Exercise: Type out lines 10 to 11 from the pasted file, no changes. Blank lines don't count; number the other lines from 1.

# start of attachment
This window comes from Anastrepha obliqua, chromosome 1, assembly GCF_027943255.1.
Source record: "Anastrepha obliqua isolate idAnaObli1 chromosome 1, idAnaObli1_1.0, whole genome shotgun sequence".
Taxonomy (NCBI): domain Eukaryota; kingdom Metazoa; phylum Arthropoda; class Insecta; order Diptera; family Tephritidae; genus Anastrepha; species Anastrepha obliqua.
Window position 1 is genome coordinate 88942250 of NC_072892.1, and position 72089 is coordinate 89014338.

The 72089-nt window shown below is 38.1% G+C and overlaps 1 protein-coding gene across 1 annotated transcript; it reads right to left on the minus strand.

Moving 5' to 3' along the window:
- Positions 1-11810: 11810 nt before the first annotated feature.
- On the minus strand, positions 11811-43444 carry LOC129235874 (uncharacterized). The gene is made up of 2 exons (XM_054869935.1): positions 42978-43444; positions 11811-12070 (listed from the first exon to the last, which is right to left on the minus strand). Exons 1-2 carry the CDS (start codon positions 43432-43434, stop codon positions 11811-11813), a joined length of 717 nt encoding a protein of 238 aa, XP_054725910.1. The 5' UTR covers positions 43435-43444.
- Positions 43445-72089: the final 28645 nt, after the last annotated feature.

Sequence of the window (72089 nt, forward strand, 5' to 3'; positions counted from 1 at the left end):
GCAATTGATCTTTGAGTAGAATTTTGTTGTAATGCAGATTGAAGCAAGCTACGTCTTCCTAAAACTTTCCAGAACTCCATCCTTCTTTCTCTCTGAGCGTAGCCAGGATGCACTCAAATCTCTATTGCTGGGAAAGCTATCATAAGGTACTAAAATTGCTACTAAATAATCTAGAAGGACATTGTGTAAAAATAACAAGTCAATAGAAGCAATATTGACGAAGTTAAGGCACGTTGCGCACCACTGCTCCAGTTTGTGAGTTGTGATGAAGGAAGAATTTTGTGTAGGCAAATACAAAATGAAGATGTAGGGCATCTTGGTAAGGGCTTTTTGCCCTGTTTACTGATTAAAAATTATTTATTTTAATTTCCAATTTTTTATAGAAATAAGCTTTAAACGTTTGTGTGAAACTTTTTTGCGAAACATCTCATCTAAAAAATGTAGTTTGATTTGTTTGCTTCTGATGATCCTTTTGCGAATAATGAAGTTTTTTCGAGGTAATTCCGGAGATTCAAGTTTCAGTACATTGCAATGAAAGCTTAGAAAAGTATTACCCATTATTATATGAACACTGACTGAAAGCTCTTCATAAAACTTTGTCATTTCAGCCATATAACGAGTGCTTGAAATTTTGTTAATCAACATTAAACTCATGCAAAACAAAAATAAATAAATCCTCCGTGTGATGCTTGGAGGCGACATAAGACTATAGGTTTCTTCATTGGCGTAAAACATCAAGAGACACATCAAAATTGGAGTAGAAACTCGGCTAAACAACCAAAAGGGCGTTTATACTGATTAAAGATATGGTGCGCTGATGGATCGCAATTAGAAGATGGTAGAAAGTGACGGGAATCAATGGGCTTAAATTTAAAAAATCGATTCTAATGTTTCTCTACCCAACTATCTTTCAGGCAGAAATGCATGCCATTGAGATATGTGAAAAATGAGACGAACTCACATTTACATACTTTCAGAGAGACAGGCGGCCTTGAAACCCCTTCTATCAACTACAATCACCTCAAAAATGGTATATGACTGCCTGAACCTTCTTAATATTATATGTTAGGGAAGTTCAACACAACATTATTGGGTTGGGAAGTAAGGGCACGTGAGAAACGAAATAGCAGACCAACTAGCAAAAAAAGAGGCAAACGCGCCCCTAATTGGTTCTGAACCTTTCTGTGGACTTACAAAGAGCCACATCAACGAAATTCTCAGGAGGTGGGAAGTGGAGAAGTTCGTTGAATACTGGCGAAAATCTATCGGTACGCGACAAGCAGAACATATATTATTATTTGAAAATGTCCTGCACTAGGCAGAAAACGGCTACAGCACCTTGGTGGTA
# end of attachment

Sequence of the window (72089 nt, forward strand, 5' to 3'; positions counted from 1 at the left end):
GCAATTGATCTTTGAGTAGAATTTTGTTGTAATGCAGATTGAAGCAAGCTACGTCTTCCTAAAACTTTCCAGAACTCCATCCTTCTTTCTCTCTGAGCGTAGCCAGGATGCACTCAAATCTCTATTGCTGGGAAAGCTATCATAAGGTACTAAAATTGCTACTAAATAATCTAGAAGGACATTGTGTAAAAATAACAAGTCAATAGAAGCAATATTGACGAAGTTAAGGCACGTTGCGCACCACTGCTCCAGTTTGTGAGTTGTGATGAAGGAAGAATTTTGTGTAGGCAAATACAAAATGAAGATGTAGGGCATCTTGGTAAGGGCTTTTTGCCCTGTTTACTGATTAAAAATTATTTATTTTAATTTCCAATTTTTTATAGAAATAAGCTTTAAACGTTTGTGTGAAACTTTTTTGCGAAACATCTCATCTAAAAAATGTAGTTTGATTTGTTTGCTTCTGATGATCCTTTTGCGAATAATGAAGTTTTTTCGAGGTAATTCCGGAGATTCAAGTTTCAGTACATTGCAATGAAAGCTTAGAAAAGTATTACCCATTATTATATGAACACTGACTGAAAGCTCTTCATAAAACTTTGTCATTTCAGCCATATAACGAGTGCTTGAAATTTTGTTAATCAACATTAAACTCATGCAAAACAAAAATAAATAAATCCTCCGTGTGATGCTTGGAGGCGACATAAGACTATAGGTTTCTTCATTGGCGTAAAACATCAAGAGACACATCAAAATTGGAGTAGAAACTCGGCTAAACAACCAAAAGGGCGTTTATACTGATTAAAGATATGGTGCGCTGATGGATCGCAATTAGAAGATGGTAGAAAGTGACGGGAATCAATGGGCTTAAATTTAAAAAATCGATTCTAATGTTTCTCTACCCAACTATCTTTCAGGCAGAAATGCATGCCATTGAGATATGTGAAAAATGAGACGAACTCACATTTACATACTTTCAGAGAGACAGGCGGCCTTGAAACCCCTTCTATCAACTACAATCACCTCAAAAATGGTATATGACTGCCTGAACCTTCTTAATATTATATGTTAGGGAAGTTCAACACAACATTATTGGGTTGGGAAGTAAGGGCACGTGAGAAACGAAATAGCAGACCAACTAGCAAAAAAAGAGGCAAACGCGCCCCTAATTGGTTCTGAACCTTTCTGTGGACTTACAAAGAGCCACATCAACGAAATTCTCAGGAGGTGGGAAGTGGAGAAGTTCGTTGAATACTGGCGAAAATCTATCGGTACGCGACAAGCAGAACATATATTATTATTTGAAAATGTCCTGCACTAGGCAGAAAACGGCTACAGCACCTTGGTGGTA